Half cadence, half cadence, half cadence, – a cadence study of harmonies, ending not with a tonic, but with a dominant (or subdominant); as if the functional circuit has not been completed to the end (see Cadence 1). The title “P. to.” indicates incompleteness. actions inherent in this type of cadence. The most common types of classical P. to.: IV, IV-V, VI-V, II-V; in P. to. some side dominants, altered harmonies can also be included.
Occasionally there is also a plagal P. k. with a stop at S (W. A. Mozart, B-dur quartet, K.-V. 589, minuet, bar 4); as well as P. to. on the side D (L. Beethoven, II part of the violin concerto: in P. to. – side D on the opening tone). P.’s sample to.:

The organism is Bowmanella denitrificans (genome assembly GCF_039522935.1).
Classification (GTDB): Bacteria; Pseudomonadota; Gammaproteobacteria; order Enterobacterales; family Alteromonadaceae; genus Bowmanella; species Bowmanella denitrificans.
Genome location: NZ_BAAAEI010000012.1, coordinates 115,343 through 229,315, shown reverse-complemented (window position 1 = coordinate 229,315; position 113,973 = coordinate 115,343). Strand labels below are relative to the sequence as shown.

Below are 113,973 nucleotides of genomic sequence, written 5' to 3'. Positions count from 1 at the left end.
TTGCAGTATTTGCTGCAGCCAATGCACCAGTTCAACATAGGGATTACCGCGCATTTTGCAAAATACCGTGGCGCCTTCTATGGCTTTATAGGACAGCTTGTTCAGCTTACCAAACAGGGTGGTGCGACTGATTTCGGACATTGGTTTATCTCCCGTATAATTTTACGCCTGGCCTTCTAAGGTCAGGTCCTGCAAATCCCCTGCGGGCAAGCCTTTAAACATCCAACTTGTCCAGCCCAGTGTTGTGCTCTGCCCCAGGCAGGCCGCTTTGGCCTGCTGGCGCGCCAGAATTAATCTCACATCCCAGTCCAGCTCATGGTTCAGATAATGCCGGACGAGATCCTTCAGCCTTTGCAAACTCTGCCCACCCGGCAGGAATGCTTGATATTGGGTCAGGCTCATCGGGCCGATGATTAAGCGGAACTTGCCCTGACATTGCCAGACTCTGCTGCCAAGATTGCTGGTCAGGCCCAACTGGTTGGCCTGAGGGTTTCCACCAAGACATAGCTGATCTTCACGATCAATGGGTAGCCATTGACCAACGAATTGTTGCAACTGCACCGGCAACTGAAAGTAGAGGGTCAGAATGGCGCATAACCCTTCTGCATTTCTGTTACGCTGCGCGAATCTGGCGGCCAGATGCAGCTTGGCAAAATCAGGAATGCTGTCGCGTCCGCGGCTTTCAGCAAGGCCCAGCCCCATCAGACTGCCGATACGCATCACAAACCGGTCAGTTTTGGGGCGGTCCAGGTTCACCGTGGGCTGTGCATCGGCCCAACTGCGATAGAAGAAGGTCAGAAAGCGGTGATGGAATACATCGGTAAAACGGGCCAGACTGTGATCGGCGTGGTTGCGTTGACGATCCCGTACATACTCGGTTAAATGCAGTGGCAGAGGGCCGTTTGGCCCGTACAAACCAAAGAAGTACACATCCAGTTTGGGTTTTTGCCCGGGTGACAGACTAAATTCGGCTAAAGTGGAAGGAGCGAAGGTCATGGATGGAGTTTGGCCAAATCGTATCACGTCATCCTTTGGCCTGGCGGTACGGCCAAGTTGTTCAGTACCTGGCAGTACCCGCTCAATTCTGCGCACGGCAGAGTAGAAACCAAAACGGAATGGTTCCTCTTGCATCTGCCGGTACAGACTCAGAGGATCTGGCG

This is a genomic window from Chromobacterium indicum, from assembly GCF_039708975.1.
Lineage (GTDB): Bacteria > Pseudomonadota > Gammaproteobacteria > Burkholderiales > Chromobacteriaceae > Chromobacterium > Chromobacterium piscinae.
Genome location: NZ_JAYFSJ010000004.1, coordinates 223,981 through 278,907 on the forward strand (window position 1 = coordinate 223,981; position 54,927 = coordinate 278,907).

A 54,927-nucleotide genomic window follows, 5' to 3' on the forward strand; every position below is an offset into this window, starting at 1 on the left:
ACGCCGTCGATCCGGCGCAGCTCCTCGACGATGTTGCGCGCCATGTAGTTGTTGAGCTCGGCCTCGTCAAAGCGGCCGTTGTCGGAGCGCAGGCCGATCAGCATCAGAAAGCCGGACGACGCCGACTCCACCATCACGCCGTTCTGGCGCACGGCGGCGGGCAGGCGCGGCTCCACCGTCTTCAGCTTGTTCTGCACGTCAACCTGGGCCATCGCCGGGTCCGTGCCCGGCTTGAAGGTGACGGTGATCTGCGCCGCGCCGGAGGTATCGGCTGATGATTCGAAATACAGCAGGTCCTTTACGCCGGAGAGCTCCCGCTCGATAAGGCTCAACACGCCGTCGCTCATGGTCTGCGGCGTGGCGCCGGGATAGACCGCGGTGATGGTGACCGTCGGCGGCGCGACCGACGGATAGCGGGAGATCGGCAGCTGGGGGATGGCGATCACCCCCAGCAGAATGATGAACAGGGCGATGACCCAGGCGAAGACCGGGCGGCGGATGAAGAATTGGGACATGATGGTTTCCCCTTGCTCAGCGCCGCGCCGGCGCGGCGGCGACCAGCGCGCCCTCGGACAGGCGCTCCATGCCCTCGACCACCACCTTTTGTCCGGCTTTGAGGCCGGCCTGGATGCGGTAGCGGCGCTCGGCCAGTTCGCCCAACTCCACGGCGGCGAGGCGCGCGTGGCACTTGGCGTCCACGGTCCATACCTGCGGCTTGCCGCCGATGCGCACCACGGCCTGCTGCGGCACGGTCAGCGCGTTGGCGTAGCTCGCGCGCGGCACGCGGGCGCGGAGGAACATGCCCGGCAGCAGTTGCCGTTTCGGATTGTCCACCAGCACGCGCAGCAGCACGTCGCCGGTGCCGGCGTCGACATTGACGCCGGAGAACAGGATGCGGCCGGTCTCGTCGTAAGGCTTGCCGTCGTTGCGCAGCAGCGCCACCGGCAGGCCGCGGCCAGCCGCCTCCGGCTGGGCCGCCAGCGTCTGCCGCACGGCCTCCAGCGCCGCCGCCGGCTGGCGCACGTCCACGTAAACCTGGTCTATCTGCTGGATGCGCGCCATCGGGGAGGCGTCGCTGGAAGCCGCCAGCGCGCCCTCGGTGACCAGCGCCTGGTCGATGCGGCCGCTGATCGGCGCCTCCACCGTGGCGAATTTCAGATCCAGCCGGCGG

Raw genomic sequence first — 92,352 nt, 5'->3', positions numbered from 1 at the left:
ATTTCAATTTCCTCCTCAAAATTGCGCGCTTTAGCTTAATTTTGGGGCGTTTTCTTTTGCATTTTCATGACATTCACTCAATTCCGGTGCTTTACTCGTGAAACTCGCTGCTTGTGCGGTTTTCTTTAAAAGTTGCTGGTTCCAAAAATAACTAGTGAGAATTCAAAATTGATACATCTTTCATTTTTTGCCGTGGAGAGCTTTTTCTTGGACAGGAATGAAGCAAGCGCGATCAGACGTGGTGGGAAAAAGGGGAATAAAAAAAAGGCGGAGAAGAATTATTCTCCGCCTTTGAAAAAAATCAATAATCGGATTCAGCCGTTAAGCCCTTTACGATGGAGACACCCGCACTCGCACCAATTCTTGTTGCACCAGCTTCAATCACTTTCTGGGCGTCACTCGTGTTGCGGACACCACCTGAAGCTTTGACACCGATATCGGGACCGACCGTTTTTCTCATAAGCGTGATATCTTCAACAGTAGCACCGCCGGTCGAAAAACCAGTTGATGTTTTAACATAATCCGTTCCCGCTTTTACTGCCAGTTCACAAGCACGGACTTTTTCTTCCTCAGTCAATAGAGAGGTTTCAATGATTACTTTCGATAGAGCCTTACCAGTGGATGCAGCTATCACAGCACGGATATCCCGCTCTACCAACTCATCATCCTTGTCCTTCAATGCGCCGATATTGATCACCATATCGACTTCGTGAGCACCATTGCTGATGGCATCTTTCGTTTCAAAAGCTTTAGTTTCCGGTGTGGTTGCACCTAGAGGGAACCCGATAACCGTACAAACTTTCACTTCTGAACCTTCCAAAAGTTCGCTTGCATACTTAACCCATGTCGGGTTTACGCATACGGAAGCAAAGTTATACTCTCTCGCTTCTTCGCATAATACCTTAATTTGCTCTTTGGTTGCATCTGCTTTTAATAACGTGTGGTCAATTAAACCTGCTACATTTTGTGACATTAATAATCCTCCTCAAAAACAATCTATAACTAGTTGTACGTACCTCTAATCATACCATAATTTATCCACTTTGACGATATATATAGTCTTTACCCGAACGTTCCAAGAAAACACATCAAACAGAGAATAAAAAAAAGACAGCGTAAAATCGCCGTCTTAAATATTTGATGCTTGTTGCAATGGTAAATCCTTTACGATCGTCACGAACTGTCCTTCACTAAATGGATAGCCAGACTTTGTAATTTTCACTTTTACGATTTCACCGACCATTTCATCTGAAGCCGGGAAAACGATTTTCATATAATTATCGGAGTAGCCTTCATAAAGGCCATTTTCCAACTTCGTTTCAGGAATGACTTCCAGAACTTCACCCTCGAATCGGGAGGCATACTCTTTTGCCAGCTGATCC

J. Haydn. 94th symphony, movement II.
harmonic P. to. historically precedes the median (mediante; also metrum, pausa, mediatio) – the median cadence in the psalmody. forms of Gregorian melodies (to-rum is answered at the end by a full cadence).
In some woks. forms of the Middle Ages and the Renaissance P. to. (a kind of median cadence) appears under the name. apertum (name of the median cadence; French ouvert), a pair to it is concluded. (full) cadence clausum:
G. de Macho. “No one should think like that.”
The term apertum is mentioned by J. de Groheo (c. 1300), E. de Murino (c. 1400).
In the music of the 20th century under the influence of the new harmonic. concepts of P. to. can form harmonies not only diatonic, but also mixed major-minor and chromatic. systems:
S. S. Prokofiev. “Thoughts”, op. 62 no 2.
(P. to. ends at the tritone step, belonging to the chromatic. system of harmony.) See also the Phrygian cadenza.
References: see under Art. Cadence
Yu. N. Kholopov